Gene Simmons

REVIEW: KISS – “Venus and Mars / Rock Show” (2014 McCartney tribute)

 – “Venus and Mars / Rock Show” (2014 Sony, from The Art of McCartney)

Kiss rarities can be so crushingly disappointing.  Some, like the Ramones cover “Rock and Roll Radio” are catalogue highlights.  Others, like “Don’t Touch My Ascot” are just curiosities.  Unfortunately the Paul McCartney medley of “Rock Show” and “Venus and Mars” fall into the latter category.  But why?

These tracks come from a Paul McCartney tribute album called The Art of McCartney.  On the back cover, the track is clearly listed as Kiss.  But Kiss must have had some lineup changes if that’s the case.  Doug Petty on bass!  Dan Petty on guitar!  Jason Paige on drums!  You’ll be forgiven if you don’t recognize those names as Kiss members last time you checked.  Only Paul Stanley and Gene Simmons from the real Kiss appear, and only in a vocal capacity.  Why the false advertising?  On the same album, Robin Zander and Rick Nielson “of Cheap Trick” are listed, but not Cheap Trick themselves.  Yet Paul and Gene are credited as Kiss, tricking the fans into thinking they were hearing the band, not just two of the singers.

How is it?

Well, it doesn’t sound like Kiss, that’s for sure!  Gene sings the “Venus and Mars” section, in his natural voice.  Then a raspy Paul comes in, bringing a Kiss-like vibe with him.  He gets to sing one of Paul McCartney’s coolest lyrics of all time:

What’s that man movin’ ‘cross the stage?
It looks a lot like the one used by Jimmy Page.

Or Ace Frehley!

At no point do Paul and Gene sing together or harmonize like they used to when covering the Beatles on the streets of New York City.  Doesn’t it seem like a colossal waste, having the two Kiss founding members appearing essentially separately?  Would have been even better with Tommy Thayer and Eric Singer playing, but…hey, nobody asks me ahead of time!

And here is another reason why physical media is important.  If you had just downloaded this from iTunes, you might never know that what you bought wasn’t really Kiss.  Then again, the front cover does say “The songs of Paul McCartney sung by the world’s greatest artists.”  Nothing in there about the playing part.

Buying this CD (to be reviewed separately at a later time) would still not be a bad idea.  You’ll get exclusives by Alice Cooper (double shot), Sammy Hagar, Joe Elliott of Def Leppard, actual Def Leppard, Jeff Lynne, Billy Joel, Willie Nelson, The Cure, B.B. King, Dylan, Heart, Dion and tons more.  Cooper’s “Eleanor Rigby” is worth the purchase alone.  This helps negate the soul-squashing disappointing of buying a “Kiss” song that isn’t.

2.5/5 stars

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REVIEW: KISSworld – The Best of Kiss (2017) – PLUS Kiss Re-Review Series complete directory

The KISS RE-REVIEW SERIES Part 47: The Conclusion

Two years ago, I bought this CD to use as the final review for the KISS Re-Review Series. I hadn’t played it.  I hadn’t even opened it. I wanted to save it for our conclusion…so here it is. A lot happened since we started, most notably the current End of the Road farewell tour.  Let’s wrap this series up in a bow.  And to do that properly you’ll find links to every single part and supplement to the KISS Re-Review Series below!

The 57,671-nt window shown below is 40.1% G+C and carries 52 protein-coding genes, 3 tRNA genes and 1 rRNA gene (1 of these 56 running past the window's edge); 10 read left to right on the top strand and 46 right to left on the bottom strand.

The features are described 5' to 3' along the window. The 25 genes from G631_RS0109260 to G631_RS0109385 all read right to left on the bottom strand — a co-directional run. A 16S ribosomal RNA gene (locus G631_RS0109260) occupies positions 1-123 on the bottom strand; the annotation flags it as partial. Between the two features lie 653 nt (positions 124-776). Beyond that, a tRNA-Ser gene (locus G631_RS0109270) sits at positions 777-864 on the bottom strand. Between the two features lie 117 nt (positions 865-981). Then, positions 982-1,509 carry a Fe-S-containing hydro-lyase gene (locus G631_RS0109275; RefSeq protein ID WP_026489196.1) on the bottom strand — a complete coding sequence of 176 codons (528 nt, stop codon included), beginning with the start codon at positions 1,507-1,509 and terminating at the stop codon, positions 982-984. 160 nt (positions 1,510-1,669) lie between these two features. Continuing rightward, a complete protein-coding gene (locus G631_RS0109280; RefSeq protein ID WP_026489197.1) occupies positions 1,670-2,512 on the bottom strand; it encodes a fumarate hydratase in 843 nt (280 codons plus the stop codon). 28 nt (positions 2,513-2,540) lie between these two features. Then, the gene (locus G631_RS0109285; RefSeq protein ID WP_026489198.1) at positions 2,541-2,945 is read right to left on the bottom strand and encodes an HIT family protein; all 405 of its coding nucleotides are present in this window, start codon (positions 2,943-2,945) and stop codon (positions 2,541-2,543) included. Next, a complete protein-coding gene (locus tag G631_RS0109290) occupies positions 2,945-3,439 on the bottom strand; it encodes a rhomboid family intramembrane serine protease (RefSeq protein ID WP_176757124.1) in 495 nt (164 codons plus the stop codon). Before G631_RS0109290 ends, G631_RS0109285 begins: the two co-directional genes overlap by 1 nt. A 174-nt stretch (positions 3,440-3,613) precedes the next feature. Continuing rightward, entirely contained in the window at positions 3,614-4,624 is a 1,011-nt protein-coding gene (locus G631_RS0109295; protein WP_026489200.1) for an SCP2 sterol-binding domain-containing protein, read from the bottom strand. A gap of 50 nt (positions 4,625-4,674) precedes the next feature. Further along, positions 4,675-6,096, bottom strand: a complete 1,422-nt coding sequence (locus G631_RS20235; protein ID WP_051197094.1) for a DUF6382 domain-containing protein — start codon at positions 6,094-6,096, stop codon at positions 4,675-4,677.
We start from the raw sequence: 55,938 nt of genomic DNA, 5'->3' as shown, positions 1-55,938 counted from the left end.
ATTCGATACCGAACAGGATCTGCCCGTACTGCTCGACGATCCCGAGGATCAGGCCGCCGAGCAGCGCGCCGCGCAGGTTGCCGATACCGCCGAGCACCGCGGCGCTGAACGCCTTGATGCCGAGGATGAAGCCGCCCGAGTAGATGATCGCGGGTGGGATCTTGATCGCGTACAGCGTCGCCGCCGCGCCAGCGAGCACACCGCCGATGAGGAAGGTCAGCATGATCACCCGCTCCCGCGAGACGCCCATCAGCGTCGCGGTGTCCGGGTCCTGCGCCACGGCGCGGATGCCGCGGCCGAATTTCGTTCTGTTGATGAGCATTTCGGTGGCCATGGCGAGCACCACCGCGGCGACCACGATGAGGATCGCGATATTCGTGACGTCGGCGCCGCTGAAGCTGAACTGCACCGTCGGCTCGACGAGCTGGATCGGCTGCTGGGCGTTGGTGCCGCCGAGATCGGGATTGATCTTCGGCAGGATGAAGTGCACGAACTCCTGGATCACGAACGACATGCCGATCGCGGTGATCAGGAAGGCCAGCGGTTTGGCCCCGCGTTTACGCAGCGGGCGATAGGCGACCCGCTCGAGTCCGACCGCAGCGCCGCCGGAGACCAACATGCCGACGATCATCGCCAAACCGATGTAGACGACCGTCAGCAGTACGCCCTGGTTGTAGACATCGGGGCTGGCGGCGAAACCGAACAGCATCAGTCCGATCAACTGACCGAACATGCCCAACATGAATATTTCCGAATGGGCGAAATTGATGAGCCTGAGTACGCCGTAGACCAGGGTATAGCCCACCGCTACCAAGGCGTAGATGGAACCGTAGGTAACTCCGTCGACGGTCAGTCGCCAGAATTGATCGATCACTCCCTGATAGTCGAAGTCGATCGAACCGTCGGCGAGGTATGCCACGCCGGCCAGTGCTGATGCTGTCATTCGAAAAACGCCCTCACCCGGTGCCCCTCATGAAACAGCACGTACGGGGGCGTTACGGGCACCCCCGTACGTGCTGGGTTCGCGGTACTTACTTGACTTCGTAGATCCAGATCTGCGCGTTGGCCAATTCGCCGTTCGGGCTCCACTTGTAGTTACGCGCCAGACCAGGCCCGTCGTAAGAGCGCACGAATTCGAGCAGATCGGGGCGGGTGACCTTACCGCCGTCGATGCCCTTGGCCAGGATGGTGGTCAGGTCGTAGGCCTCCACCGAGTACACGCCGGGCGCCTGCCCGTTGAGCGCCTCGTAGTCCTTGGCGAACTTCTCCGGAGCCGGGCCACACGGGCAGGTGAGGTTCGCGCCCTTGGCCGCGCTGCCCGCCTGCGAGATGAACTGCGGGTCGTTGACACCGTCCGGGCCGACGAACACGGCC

KISSworld – The Best of Kiss (2017 Mercury)

You know what KISSworld makes me miss?  The good old days when bands would bribe you into buying their new hits compilation by including something you didn’t have already.  In 1978, Kiss re-recorded “Strutter” for Double Platinum.  In ’82, Kiss recorded “I’m A Legend Tonight”, “Partners In Crime”, “Nowhere To Run” and “I’m A Legend Tonight” for inclusion on the UK compilation Killers.  And in ’88, Paul Stanley produced two new songs (“Let’s Put the X in Sex” and “(You Make Me) Rock Hard”) for Smashes, Thrashes & Hits.  Not great songs, but new ones at least, so you felt less foolish for handing Kiss more of your money.  By the time of 1996’s Greatest KISS album, they tacked on a new “live” version of “Shout It Out Loud”, and from that point on they pretty much gave up giving you any added value.  True, they did record “Samurai Son” for 2005’s KISS 40, but that was a mere blip in the overall pattern.

So in terms of reviews, all you can really talk about is song choice and running order.  It looks like KISSworld is just a revamping of various versions of KISS 40.  The running order is no longer chronological, but the songs are the same.  Opener “Crazy Crazy Nights” was on the single CD KISS 40.  “Unholy” was on the double CD version of KISS 40, albeit live.  “I’m A Legend Tonight” was on both, and so on.  It would have been nice to hear something you don’t get very often, like “All Hell’s Breaking Loose” or “Got to Choose”, but nobody expects bravery from a Kiss tracklist or setlist these days.

Kiss Dynasty poster

Fans who were buying Kiss albums during the peak years probably miss the excellent packaging Kiss would throw in for free.  Look at the mirror finish of the original Double Platinum LP, or the posters and masks and booklets that came with other albums.  Buy a Kiss CD today, get nothin’!  KISSworld has one vintage 1974 black and white photo inside, song credits and nothing else.  Granted, we know that Kiss doesn’t come up with these releases, it’s the record label.  And we keep buying them and buying them, “for the collection”, even though we know we’re going to be disappointed.  The label isn’t thinking of us when they issue this stuff.  They think of it as a part of their latest marketing push, aimed at people buying their first Kiss (or first Kiss in decades).  But they know — they know — that we fans are buying these things too.  They can’t throw us a bone?  What is there here for us?